Archive for August, 2008
There are examples of outright fraud, lying, theft, conspiracy, as well as more petty things like not reporting instances of the same, and even one or two – only two, that I saw – where the conduct is actually perfectly ethical. The confessions are anonymous, and some of them are certainly fabricated, but many of them are just too believable not to be real.
There are rating buttons below each one where you can indicate whether you think the conduct is Always Acceptable (1) or Never Acceptable (10), but I wonder about the ratings. All of the current average ratings are either 5 or 6. Either people really cannot tell anymore what is and is not ethical behavior, or the rating average mechanism is broken.
Maybe I’m naive, but I’m going with the latter. Surely we’re better than this.
A couple weeks ago when my computer went out, I learned to search local classifieds, especially Craigslist and KSL, and found, within one day, a faster, better computer that does everything I need except handle my TV tuner, for about half what I was going to have to pay on Ebay, plus there was no shipping.
The vacuum is still not fixed, but we have met a really great repair guy who understands customer service, a thing I really thought was dead. Meantime, there are other vacuums. I think. Not that we have one.
The car is still busted, but it was a great blessing that the belt did not break while I was stopped dead in Midvale in rush-hour traffic (two minutes before that), nor did it cause me to veer into the semitrailer cruising next to me, nor was I in one of the middle lanes, where I usually am. I could easily make my way over to the service lane in the middle of the freeway, Jeanette was almost instantly available (I was only about 10 miles from home), and during the 45 minutes I was there not only did my phone not die, but I was also unmolested by any police. We had the tow cables. Really, it was pretty easy.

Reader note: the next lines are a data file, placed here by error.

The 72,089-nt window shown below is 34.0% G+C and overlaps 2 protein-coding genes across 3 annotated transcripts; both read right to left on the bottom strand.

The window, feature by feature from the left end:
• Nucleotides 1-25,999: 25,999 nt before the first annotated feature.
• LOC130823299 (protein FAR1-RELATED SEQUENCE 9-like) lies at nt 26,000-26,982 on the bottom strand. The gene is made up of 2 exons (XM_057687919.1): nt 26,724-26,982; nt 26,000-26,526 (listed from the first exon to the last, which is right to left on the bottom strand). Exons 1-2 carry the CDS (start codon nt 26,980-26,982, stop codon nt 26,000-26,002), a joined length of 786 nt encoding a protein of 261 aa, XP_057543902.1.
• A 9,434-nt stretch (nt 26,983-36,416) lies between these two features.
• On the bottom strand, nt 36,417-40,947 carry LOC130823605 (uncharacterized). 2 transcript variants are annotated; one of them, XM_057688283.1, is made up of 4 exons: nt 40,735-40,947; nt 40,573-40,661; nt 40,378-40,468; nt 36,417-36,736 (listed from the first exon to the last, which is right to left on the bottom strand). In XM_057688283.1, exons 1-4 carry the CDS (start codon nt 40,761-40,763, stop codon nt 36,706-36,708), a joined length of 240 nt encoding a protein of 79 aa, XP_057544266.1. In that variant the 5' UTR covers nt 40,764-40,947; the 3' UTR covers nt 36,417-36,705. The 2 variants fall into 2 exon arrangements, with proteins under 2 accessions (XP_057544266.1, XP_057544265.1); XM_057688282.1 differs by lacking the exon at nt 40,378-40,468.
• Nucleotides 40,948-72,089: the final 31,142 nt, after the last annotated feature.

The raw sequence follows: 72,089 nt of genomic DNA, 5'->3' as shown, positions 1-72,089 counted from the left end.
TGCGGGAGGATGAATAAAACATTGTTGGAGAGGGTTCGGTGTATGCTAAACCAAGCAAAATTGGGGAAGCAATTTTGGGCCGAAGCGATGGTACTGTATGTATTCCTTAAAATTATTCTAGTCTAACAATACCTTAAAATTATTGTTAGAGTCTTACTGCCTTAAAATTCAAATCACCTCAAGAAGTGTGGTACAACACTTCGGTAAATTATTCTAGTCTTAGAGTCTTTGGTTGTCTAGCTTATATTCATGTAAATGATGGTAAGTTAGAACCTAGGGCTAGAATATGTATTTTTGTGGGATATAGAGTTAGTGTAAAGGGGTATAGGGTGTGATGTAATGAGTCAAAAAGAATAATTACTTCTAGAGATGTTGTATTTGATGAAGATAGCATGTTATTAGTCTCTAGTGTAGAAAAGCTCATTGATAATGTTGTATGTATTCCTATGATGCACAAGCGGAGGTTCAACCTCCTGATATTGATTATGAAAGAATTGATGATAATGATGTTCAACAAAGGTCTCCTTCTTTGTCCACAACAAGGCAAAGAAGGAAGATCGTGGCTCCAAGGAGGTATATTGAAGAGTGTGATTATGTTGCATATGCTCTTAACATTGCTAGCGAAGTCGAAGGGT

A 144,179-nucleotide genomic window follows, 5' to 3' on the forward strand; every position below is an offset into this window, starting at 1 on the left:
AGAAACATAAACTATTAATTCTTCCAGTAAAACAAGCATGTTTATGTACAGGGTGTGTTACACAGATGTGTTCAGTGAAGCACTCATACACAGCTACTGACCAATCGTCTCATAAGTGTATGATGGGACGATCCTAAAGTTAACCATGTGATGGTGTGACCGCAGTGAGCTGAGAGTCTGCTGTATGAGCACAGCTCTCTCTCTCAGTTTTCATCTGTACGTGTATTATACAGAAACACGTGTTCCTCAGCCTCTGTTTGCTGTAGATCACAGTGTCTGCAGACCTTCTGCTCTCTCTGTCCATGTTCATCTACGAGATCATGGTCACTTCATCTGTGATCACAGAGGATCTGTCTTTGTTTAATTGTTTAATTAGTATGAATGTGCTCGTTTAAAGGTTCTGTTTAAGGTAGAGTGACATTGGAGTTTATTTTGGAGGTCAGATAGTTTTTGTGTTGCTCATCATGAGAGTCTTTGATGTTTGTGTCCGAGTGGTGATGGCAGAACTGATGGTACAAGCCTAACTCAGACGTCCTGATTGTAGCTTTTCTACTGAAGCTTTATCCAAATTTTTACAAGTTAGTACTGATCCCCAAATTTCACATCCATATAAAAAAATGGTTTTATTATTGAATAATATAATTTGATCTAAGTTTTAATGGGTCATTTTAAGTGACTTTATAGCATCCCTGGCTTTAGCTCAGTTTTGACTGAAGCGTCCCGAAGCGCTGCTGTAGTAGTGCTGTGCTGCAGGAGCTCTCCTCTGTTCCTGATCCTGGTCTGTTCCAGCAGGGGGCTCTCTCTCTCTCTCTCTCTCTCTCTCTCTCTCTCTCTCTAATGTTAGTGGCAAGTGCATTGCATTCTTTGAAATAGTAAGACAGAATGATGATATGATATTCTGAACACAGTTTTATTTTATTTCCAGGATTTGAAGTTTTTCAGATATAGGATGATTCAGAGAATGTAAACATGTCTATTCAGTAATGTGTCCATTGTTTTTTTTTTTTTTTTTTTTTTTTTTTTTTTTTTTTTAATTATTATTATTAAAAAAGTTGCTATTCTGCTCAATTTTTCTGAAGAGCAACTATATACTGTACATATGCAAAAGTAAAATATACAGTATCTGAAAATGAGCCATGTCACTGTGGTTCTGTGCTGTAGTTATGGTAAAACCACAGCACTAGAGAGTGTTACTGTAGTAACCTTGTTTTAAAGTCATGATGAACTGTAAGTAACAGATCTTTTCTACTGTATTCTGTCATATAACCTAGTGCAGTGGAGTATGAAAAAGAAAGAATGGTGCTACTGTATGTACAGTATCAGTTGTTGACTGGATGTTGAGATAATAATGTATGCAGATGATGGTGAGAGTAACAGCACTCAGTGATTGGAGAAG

About the chickens, well, there isn’t that much great to say about that. However, we are in the process of replacing them, and who knows? We’re getting a much larger run of chicks this time. They arrive the week of September 8, just in time for Ethan’s 5th birthday (and the arrival back in the states of my parents-in-law). And here’s something else. While we were contemplating whether to shoot the dog that killed our feathered friends, Alexander said “but somewhere there are probably little kids crying because they think their dog is dead. We can’t make the disaster worse.” It takes tragedy to reveal the heart of a person, and I am very proud to say that my son’s heart remains as kind and decent as ever.
Addendum: yesterday, as I was driving west on Lehi Main Street in the evening, I was momentarily blinded by the sun and hit the car in front of me, pushing it into the car in front of it. My car still being drivable, I pulled off to the side and ran over to the poor little gal in her Civic to see if she was all right. She said she was, though she was weeping. Then I went to the Jetta in front of her to make sure he was okay, and he was. So we inspected his car. There was no damage. At all. He didn’t get hit very hard, so that wasn’t surprising. The front bumper of the Civic was also undamaged. So I went back to the rear of the Civic. Nothing. And I mean, nothing. I hit the car hard enough to push it, but there was no evidence of contact. On my car, the bumper had come loose, but since that first happened three years ago, that was nothing new.
Within 10 minutes, everyone decided to just let it go, and we all went on with our lives.
Black cloud lifted. On we go.